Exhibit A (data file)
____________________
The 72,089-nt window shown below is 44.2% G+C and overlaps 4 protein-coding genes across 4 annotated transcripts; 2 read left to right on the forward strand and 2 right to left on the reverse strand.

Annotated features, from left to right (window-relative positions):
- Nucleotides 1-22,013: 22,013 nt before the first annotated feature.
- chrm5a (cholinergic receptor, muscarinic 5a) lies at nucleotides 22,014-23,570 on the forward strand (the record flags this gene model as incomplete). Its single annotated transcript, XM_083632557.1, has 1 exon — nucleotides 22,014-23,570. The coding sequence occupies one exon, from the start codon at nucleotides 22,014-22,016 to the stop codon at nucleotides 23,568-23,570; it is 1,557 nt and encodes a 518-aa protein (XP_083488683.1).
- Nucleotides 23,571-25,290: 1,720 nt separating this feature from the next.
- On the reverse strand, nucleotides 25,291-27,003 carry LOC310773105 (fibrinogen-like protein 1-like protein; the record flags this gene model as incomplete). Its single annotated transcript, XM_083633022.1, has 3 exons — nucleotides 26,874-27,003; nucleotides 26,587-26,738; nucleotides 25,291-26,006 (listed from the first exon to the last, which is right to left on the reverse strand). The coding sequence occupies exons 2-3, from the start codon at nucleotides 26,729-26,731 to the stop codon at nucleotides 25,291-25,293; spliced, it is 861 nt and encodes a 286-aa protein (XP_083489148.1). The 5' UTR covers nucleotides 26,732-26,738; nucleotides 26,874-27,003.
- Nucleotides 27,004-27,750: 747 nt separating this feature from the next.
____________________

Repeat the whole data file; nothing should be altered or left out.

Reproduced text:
The 72,089-nt window shown below is 44.2% G+C and overlaps 4 protein-coding genes across 4 annotated transcripts; 2 read left to right on the forward strand and 2 right to left on the reverse strand.

Annotated features, from left to right (window-relative positions):
- Nucleotides 1-22,013: 22,013 nt before the first annotated feature.
- chrm5a (cholinergic receptor, muscarinic 5a) lies at nucleotides 22,014-23,570 on the forward strand (the record flags this gene model as incomplete). Its single annotated transcript, XM_083632557.1, has 1 exon — nucleotides 22,014-23,570. The coding sequence occupies one exon, from the start codon at nucleotides 22,014-22,016 to the stop codon at nucleotides 23,568-23,570; it is 1,557 nt and encodes a 518-aa protein (XP_083488683.1).
- Nucleotides 23,571-25,290: 1,720 nt separating this feature from the next.
- On the reverse strand, nucleotides 25,291-27,003 carry LOC310773105 (fibrinogen-like protein 1-like protein; the record flags this gene model as incomplete). Its single annotated transcript, XM_083633022.1, has 3 exons — nucleotides 26,874-27,003; nucleotides 26,587-26,738; nucleotides 25,291-26,006 (listed from the first exon to the last, which is right to left on the reverse strand). The coding sequence occupies exons 2-3, from the start codon at nucleotides 26,729-26,731 to the stop codon at nucleotides 25,291-25,293; spliced, it is 861 nt and encodes a 286-aa protein (XP_083489148.1). The 5' UTR covers nucleotides 26,732-26,738; nucleotides 26,874-27,003.
- Nucleotides 27,004-27,750: 747 nt separating this feature from the next.